Paul Hollander, Professor of Sociology Emeritus at the University of Massachusetts, Amherst, died last week, aged 86. He was a remarkable man. By age of 24, he had experienced more history than most of us would see in several lifetimes.
He was born in 1932 into a bourgeois Jewish family in Budapest. At 12, he had to hide from the Nazis, who murdered, or deported and then murdered, more than half the Jewish population of that city. When the Communists came to power, Hollander’s family (being bourgeois) was deported to the countryside to perform manual labor.
During the 1956 Hungarian Revolution, Hollander escaped to Austria and then to England, where he studied at the London School of Economics. He moved to Princeton, where he earned his Ph.D., and then to Harvard, where he befriended Stanley Milgram, one of the most influential social psychologists of his time, and perhaps of any time.
Hollander spent the rest of his career as a tenured professor at the University of Massachusetts. In 1981, he published the book that brought him renown and has since gone through several editions: Political Pilgrims, a description and analysis of the famous Western intellectuals who were willingly duped into believing and writing glowing reports that Communism was constructing a better world, even as millions of citizens under its rule were being imprisoned, executed, starved, or worked to death.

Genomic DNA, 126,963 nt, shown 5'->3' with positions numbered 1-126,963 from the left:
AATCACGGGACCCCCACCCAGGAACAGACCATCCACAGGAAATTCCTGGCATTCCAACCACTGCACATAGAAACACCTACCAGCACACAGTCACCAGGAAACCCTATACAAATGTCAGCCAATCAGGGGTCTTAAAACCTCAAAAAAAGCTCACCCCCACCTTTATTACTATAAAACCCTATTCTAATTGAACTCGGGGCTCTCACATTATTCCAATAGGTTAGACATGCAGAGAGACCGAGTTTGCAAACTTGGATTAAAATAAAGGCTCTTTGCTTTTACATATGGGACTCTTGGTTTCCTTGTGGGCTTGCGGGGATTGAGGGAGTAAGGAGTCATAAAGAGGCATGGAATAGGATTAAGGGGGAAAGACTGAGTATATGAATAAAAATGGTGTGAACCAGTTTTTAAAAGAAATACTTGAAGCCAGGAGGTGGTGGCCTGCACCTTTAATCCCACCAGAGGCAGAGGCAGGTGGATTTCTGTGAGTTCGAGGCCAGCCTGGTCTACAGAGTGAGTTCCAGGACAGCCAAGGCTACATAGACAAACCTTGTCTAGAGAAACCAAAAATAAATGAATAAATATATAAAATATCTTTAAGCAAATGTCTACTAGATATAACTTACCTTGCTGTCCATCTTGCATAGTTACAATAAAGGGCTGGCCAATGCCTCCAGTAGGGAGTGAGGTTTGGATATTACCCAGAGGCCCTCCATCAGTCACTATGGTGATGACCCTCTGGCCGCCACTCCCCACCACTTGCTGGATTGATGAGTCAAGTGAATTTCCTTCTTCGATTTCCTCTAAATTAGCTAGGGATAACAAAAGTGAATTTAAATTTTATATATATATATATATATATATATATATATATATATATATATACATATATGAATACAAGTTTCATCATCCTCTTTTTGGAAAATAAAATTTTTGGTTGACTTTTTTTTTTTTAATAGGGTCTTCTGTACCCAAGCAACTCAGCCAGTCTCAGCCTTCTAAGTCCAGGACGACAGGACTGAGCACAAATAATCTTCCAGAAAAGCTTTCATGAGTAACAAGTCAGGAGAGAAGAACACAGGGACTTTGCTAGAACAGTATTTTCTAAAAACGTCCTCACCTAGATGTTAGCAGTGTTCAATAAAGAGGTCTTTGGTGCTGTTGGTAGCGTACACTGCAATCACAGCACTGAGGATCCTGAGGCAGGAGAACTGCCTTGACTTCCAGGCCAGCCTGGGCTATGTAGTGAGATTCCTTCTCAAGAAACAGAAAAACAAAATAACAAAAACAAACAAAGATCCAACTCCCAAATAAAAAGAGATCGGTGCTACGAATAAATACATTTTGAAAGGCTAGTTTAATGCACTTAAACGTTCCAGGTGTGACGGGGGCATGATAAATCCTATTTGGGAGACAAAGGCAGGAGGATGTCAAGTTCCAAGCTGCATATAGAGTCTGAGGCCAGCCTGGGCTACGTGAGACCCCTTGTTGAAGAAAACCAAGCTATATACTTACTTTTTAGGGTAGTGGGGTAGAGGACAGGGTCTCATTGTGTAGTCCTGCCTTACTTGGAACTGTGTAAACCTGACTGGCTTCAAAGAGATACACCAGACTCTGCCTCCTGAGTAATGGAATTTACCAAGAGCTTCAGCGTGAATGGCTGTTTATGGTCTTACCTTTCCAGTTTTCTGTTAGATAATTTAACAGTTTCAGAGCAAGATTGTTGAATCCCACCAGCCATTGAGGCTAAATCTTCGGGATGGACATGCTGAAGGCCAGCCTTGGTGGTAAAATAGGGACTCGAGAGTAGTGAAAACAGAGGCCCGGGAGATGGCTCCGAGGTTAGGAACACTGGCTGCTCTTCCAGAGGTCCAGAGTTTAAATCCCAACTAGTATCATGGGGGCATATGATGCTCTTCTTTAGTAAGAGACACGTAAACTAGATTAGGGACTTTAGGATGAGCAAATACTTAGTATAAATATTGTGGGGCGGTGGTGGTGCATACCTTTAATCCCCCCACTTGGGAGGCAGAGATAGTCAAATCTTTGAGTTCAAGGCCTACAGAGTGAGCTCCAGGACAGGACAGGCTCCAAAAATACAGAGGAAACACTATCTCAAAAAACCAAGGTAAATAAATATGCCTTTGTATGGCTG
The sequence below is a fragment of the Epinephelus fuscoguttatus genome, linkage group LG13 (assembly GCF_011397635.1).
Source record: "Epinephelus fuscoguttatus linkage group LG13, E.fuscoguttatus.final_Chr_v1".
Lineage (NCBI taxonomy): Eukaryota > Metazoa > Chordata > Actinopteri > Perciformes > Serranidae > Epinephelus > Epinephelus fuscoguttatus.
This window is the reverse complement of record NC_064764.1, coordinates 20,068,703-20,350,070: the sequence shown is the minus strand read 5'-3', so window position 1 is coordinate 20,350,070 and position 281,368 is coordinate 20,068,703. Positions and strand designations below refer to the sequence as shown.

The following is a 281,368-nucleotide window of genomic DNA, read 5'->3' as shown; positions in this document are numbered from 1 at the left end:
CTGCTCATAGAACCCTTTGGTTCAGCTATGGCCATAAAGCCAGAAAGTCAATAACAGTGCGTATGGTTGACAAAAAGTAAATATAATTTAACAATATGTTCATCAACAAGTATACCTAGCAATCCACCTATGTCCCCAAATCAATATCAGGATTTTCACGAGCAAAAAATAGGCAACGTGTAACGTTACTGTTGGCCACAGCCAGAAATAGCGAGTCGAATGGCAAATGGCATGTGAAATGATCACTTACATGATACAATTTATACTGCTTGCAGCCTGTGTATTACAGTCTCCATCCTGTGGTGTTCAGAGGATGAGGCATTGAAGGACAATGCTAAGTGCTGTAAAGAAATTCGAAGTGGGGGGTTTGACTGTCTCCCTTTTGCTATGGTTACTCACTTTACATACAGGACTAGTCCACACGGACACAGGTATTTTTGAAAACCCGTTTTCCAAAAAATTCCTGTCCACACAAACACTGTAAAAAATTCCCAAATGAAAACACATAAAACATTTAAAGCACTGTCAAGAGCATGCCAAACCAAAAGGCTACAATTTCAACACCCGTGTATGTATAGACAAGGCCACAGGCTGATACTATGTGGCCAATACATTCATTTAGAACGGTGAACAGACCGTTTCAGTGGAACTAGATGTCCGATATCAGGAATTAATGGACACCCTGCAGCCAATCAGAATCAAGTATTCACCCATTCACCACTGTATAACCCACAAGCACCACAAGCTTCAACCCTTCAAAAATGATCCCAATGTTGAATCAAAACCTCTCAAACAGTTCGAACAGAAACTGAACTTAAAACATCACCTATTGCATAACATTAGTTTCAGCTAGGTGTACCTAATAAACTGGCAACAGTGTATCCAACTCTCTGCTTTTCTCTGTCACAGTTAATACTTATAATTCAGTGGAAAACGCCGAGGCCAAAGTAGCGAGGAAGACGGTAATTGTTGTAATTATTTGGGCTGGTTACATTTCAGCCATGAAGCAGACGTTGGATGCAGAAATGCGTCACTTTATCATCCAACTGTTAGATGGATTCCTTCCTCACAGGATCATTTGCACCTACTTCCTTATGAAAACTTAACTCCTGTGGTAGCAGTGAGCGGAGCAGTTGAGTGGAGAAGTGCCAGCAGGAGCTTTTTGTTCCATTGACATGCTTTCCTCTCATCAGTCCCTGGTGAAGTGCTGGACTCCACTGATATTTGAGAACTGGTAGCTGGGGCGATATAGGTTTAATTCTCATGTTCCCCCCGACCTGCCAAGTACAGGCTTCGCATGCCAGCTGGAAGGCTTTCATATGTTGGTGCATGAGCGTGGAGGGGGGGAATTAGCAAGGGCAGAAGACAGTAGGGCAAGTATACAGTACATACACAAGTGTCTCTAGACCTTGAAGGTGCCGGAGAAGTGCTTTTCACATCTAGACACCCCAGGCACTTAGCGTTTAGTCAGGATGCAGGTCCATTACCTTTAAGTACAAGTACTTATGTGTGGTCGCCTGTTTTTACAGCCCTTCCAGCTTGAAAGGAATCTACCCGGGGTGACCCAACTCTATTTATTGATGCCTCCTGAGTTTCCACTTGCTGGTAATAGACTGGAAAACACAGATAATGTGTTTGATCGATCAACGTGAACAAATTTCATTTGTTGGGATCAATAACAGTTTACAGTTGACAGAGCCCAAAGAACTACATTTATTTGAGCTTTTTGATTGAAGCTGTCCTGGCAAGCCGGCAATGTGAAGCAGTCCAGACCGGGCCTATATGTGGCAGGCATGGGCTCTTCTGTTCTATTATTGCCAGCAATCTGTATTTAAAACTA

Though he wrote on other subjects (for example, a hilarious analysis of the personals ads that appear in the New York Review of Books), it is not surprising, given his personal experience of the mid-twentieth century, that his major preoccupation should have been with political sociology, including the pathology of power and the human capacity for good and evil.
As a sociologist, he was of course concerned to find patterns among people, but not at the expense of dehumanizing them or turning them into automata who merely registered the social forces of their time. He never lost sight of the fact that human beings were agents, and so his sociology, though it made use of statistics as a check and corrective, was fundamentally a humanistic one. Not coincidentally, he wrote without resort to jargon, in clear and limpid prose even more admirable for not having been his native, or even his second, language. In this, he was at one with many remarkable Hungarian intellectuals.
The clarity of his prose was obviously a reflection of the clarity of his mind, but clarity did not exhaust his intellectual virtues. He was always intellectually honest, but he also seemed to possess an almost effortless originality of mind, such that, as anyone who was in his company would soon have noticed, he could say something on any subject that had the quality of being both obvious and revelatory—one felt foolish for not having thought of it oneself. Yet, in discussion, he was respectful of others and seemed, pace Schopenhauer, more interested in truth than in victory.
He was unusually able to hold seemingly opposed thoughts in mind, for example, that America had enormous strengths and virtues but also its faults, which, however, he was able to put into perspective. His early experiences, which to my regret he refused to write about, gave him an unequalled sense of proportion. When you have seen the worst of which mankind is capable, you are unlikely to cavil unduly at relatively minor inconveniences or failings.
He loved the outdoors and had a keen appreciation of beauty, both natural and manmade, which he strongly desired to preserve. It is customary in a posthumous appreciation to say that we shall not see the subject’s like again: alas, Paul Hollander’s combination of depth of experience and knowledge, intellectual probity, and appreciation of beauty is not a very common one in modern academia.
Photo: American University in Bulgaria/YouTube